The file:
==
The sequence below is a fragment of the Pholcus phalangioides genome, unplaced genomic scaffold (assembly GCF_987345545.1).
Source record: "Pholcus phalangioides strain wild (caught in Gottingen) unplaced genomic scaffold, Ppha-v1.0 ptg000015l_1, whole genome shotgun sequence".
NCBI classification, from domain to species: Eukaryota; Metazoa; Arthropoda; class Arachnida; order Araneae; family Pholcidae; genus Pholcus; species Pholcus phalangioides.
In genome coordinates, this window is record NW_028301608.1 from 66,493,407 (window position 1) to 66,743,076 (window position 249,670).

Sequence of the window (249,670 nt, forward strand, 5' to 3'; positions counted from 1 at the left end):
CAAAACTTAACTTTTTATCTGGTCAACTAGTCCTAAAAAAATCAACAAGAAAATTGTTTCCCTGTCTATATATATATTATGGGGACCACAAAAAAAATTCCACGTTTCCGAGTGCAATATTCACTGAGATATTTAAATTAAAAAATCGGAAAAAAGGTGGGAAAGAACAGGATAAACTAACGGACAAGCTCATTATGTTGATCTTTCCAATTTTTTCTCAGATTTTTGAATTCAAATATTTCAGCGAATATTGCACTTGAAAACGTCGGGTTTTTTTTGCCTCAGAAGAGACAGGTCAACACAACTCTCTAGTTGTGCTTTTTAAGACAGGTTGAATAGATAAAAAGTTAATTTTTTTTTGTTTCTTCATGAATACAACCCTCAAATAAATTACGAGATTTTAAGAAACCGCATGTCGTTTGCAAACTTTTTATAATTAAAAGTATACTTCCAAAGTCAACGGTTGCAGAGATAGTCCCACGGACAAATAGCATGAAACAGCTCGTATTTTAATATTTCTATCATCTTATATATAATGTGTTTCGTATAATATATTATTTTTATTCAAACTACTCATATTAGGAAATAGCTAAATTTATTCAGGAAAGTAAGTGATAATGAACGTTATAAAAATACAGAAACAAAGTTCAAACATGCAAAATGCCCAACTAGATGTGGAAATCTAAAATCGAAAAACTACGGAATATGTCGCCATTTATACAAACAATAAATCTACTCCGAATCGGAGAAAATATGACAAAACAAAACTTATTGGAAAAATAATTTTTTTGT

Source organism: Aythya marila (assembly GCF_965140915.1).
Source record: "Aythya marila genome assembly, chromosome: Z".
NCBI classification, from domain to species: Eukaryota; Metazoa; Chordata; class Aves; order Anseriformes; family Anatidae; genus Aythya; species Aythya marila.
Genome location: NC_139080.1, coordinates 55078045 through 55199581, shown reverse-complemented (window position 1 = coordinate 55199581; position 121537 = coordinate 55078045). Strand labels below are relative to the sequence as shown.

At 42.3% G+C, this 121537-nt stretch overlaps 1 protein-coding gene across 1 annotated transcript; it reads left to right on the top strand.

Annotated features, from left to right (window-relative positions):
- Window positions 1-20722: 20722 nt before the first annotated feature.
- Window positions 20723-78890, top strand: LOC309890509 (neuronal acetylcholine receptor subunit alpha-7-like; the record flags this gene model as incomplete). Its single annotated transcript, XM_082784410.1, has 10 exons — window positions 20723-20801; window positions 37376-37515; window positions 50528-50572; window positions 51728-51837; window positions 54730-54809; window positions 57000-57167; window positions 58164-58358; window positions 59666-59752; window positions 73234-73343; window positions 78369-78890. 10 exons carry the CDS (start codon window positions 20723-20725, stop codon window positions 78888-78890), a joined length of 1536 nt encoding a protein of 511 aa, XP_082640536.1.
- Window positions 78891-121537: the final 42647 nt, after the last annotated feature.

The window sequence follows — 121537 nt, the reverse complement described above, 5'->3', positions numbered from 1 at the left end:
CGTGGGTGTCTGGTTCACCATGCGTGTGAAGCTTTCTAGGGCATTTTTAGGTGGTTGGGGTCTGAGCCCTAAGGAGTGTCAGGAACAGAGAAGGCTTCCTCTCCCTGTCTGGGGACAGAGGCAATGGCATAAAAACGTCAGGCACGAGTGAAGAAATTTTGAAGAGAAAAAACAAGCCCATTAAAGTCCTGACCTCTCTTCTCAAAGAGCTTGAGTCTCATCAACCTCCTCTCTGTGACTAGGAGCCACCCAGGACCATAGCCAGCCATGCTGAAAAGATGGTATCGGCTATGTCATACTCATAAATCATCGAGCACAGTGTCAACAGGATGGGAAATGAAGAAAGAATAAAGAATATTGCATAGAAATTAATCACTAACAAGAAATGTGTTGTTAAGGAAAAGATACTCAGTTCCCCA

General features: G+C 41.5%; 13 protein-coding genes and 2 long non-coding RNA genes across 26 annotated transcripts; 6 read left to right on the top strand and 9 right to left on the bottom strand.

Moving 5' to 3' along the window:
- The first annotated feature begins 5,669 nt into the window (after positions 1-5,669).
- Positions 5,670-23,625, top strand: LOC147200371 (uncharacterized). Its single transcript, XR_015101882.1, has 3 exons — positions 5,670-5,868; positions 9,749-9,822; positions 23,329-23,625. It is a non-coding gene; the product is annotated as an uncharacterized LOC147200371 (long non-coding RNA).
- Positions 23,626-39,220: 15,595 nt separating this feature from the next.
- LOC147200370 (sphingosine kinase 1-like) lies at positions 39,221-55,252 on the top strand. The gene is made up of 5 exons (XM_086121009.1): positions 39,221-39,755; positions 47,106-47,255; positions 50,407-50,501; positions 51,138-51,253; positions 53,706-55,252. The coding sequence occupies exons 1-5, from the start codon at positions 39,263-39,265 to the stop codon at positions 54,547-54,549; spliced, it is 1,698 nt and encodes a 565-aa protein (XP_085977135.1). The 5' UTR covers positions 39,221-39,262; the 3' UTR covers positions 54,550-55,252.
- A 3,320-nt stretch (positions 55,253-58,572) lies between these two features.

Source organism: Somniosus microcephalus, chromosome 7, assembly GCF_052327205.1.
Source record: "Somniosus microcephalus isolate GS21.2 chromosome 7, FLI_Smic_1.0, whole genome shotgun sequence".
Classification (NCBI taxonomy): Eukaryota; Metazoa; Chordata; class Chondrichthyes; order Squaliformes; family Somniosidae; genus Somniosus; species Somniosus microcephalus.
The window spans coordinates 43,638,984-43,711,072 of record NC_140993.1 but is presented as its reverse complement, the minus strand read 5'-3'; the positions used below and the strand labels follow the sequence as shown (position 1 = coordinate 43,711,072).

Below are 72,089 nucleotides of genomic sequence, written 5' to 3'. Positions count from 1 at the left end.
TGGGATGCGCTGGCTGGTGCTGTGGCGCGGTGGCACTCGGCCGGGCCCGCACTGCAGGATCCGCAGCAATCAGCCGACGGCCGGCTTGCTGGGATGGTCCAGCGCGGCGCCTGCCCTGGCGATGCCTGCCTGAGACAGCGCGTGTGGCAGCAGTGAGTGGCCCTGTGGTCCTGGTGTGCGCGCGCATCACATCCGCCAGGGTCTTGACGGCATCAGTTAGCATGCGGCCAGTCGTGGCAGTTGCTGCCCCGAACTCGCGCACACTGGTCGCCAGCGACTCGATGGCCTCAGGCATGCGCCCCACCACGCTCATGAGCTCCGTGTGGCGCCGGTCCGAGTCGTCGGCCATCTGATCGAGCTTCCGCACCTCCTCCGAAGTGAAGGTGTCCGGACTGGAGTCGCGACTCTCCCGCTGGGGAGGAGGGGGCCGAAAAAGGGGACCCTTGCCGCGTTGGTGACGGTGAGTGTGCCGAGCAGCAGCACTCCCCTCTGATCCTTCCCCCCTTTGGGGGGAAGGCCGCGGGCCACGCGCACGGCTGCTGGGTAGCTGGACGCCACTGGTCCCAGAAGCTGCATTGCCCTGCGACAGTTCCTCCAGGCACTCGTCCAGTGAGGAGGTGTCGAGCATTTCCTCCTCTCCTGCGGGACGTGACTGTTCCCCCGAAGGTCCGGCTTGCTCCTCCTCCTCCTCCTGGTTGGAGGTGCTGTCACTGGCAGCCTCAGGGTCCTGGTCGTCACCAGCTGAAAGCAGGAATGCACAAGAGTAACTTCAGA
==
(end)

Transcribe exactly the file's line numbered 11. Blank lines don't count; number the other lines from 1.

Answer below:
At 42.3% G+C, this 121537-nt stretch overlaps 1 protein-coding gene across 1 annotated transcript; it reads left to right on the top strand.